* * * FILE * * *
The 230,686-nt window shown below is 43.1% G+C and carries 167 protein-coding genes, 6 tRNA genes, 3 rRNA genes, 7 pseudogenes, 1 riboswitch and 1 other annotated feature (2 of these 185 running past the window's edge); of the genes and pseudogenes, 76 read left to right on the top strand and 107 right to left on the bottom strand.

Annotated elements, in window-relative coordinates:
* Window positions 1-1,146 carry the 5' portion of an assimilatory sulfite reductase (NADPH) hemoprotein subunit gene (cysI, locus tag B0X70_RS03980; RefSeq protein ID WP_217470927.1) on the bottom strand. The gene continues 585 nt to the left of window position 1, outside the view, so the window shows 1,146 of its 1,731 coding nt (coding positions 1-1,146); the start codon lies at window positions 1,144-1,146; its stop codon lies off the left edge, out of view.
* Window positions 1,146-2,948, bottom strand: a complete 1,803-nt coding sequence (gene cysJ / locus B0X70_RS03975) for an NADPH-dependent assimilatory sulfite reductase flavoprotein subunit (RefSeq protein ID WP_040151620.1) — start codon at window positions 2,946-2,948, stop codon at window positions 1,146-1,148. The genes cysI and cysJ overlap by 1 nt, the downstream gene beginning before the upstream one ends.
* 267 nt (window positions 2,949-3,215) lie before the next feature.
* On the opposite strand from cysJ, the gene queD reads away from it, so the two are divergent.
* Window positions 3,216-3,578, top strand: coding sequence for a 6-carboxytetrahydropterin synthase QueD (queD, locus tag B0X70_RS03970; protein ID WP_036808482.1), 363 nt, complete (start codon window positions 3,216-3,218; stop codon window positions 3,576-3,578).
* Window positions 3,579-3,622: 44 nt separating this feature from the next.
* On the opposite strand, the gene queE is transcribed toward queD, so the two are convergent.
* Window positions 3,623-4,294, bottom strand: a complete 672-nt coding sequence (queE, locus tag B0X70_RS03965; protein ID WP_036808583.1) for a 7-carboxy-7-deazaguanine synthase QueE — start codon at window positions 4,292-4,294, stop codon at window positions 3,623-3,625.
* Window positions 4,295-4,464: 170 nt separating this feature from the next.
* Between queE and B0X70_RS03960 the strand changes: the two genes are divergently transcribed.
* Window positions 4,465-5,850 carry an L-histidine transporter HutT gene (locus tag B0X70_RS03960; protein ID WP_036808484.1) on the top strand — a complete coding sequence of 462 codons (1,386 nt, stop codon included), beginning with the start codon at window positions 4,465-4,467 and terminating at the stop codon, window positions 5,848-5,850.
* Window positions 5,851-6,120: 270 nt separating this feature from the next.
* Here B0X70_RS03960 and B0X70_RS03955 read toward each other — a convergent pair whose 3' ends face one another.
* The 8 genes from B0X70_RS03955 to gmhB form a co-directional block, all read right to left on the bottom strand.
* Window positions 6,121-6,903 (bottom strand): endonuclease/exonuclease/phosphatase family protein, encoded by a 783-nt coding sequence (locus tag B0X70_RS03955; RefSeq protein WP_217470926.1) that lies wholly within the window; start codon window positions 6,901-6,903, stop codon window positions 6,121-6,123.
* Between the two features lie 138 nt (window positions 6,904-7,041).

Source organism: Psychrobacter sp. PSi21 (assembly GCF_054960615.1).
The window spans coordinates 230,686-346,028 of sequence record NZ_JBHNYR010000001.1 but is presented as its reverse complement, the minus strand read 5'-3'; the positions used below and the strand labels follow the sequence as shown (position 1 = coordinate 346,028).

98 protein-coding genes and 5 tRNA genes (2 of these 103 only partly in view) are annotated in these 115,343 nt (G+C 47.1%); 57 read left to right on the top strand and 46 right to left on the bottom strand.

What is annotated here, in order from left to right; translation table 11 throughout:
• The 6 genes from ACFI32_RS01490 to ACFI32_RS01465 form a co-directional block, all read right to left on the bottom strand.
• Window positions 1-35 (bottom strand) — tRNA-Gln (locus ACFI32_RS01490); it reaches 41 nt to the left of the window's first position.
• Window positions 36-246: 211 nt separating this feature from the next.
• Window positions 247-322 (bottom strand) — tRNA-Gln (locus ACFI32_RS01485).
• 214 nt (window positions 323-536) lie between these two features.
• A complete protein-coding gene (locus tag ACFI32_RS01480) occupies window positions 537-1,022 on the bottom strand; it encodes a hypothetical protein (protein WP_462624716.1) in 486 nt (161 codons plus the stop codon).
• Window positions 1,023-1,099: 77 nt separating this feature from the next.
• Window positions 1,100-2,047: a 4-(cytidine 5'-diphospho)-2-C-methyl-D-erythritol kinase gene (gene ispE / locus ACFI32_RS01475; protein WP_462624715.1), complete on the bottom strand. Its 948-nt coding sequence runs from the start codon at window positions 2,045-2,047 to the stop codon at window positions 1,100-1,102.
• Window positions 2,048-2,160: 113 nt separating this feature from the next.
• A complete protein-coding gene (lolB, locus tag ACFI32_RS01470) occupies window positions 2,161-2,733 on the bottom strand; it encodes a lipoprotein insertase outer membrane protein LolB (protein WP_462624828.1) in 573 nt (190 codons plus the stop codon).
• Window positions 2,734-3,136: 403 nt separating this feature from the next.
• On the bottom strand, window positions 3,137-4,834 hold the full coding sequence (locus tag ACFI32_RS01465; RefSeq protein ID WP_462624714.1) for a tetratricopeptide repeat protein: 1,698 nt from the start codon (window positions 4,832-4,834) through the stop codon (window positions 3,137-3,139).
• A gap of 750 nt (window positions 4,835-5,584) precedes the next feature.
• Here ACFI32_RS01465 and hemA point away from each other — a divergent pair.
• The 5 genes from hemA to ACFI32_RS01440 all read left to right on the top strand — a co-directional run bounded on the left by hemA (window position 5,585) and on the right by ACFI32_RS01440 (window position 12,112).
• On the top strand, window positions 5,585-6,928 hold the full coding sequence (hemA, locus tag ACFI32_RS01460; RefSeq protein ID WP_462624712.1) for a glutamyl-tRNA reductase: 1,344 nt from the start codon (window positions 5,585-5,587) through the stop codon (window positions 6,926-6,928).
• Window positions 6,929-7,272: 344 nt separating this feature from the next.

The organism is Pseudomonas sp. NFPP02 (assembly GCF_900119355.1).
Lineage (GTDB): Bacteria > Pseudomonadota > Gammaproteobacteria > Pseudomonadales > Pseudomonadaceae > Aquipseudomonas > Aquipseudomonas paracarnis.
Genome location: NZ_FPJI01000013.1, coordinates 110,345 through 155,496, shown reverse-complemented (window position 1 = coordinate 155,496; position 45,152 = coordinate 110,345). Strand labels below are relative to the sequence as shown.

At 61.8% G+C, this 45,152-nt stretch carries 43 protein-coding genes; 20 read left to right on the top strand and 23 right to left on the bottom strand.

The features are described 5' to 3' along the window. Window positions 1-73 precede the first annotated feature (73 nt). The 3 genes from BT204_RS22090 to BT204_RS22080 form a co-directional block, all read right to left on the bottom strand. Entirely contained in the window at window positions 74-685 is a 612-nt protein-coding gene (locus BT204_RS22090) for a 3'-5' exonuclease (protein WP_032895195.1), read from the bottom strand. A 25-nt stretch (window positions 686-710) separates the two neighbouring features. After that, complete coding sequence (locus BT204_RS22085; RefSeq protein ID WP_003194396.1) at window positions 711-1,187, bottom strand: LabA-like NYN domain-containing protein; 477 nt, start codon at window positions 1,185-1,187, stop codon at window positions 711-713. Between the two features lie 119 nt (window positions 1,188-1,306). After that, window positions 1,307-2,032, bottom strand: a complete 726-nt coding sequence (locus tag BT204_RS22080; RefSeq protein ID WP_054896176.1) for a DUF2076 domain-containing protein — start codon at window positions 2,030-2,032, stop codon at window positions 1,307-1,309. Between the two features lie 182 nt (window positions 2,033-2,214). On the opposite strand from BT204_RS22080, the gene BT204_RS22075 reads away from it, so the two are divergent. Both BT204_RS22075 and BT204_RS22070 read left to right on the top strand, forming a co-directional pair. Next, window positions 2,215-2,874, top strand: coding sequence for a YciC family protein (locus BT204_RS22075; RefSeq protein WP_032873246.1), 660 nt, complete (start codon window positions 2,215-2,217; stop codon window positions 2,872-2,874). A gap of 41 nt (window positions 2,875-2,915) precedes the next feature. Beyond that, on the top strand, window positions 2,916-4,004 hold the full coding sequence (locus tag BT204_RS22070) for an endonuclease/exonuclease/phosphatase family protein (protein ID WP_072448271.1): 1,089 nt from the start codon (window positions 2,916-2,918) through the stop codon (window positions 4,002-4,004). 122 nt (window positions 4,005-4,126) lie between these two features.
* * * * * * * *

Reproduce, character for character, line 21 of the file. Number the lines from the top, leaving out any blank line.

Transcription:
98 protein-coding genes and 5 tRNA genes (2 of these 103 only partly in view) are annotated in these 115,343 nt (G+C 47.1%); 57 read left to right on the top strand and 46 right to left on the bottom strand.